Science

Scientists Turn To Killer Viruses To Fight Bacterial Infections

adaptive-phage-therapeutics
Adaptive Phage Therapeutics

Every year in the U.S, around two million people are infected with resistant bacteria. Out of them, at least 23,000 will die from the infections, but now a few startups may have found an unlikely ally against them in killer viruses, better known as phages.

Where antibiotics fail, these viruses might see the battle through – each type of phage infects a specific bacteria and, though using them to fight infections is not a new idea, it was only until recently that the researchers managed to figure out which type of phage was needed for a certain type of infection.

Currently, it’s all just guesswork: the doctors inject a patient with a phage and wait out the result. Sometimes it works, other times it simply doesn’t. That is why phage therapy is being used only as a last-resort type of treatment on very sick patients.

But with the recent improvements in DNA sequencing and Artificial Intelligence (AI), finding the right phage for every infection might get easier and more precise than ever before.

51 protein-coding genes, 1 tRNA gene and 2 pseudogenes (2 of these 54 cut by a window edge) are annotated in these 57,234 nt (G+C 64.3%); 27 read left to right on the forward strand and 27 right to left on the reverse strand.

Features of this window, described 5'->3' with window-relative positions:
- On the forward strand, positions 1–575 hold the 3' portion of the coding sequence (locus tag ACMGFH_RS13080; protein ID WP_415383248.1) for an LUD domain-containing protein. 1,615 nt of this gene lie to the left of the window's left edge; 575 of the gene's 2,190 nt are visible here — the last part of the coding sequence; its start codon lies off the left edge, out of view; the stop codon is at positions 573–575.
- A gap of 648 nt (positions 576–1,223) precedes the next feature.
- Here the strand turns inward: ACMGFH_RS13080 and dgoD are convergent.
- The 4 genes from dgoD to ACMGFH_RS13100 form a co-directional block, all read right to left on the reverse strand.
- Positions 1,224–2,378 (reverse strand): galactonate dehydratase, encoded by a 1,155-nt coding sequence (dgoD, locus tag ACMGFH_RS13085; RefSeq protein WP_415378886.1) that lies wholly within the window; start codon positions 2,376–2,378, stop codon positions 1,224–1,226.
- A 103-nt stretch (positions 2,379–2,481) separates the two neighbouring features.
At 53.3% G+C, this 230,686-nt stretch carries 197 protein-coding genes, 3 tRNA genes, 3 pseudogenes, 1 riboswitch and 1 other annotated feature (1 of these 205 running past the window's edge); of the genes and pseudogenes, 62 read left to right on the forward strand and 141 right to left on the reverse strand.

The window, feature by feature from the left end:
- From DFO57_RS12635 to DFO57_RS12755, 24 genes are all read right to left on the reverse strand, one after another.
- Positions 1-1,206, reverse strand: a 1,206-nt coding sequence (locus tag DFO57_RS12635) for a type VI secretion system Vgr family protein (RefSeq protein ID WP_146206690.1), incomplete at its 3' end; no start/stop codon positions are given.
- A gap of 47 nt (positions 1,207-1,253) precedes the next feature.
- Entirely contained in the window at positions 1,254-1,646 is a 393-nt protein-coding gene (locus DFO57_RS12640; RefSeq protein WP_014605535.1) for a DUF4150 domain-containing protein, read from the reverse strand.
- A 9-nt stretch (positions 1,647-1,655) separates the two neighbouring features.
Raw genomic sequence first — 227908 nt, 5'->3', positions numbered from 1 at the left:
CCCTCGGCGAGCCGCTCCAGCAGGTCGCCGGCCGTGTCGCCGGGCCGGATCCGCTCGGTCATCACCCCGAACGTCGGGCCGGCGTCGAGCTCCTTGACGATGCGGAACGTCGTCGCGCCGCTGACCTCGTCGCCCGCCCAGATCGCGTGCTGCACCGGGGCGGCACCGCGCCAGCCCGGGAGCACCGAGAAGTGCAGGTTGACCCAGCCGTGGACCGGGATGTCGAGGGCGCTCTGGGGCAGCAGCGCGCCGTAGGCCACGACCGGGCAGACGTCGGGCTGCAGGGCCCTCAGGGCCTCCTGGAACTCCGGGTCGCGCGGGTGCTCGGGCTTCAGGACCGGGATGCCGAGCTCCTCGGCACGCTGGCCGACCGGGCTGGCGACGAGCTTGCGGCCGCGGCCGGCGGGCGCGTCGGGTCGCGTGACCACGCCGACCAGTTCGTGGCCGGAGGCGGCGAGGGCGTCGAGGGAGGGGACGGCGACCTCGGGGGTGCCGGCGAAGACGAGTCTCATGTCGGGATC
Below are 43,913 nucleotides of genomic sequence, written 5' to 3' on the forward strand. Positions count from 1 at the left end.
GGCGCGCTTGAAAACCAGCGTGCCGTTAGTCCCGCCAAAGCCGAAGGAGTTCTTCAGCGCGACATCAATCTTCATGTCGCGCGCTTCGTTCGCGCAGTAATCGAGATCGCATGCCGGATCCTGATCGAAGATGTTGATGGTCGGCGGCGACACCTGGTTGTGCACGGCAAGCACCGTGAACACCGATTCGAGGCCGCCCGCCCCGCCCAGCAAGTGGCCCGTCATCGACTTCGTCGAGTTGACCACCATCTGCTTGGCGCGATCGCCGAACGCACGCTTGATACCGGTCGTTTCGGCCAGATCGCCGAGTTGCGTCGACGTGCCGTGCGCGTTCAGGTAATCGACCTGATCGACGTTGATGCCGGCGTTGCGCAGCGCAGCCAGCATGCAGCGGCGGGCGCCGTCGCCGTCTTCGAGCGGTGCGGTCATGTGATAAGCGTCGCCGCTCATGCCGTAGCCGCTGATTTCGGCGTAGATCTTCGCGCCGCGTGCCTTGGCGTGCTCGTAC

One of the startups that is looking into this is AmpliPhi Biosciences, who is working on combinations of phages to treat bacterial infections such as Staphylococcus aureus.

“We can sequence a phage quickly and say, this is the exact DNA sequence we want,” CEO of AmpliPhi Biosciences, Paul Grint saidIdeally, we want a product that we can take out of the refrigerator and give it to a patient.”

Some phages live in unsanitary places like sewage, so the scientists have to isolate them and purify them before turning to DNA sequencing to make sure there is no other leftover harmful pathogens left behind, so the process, while it does take a while, is a solid, safe alternative to the current treatments.

Another startup, Adaptive Phage Therapeutics, has plans to create bespoke phage treatments to individual patients in an automated way that will not waste precious time. By using AI, they are working on developing an algorithm that can learn how to detect the phages that can infect a specific bacterial strain.

The goal is to eventually manufacture a dispensing system equipped with their AI that can distribute a vial with the necessary phage or combination of phages, in just a few minutes.

Both AmpliPhi and Adaptive Phage Therapeutics have successfully treated over two dozen patients so far and they will both begin clinical trials that will put their therapies to the test against the commonly used antibiotics as early as this year.

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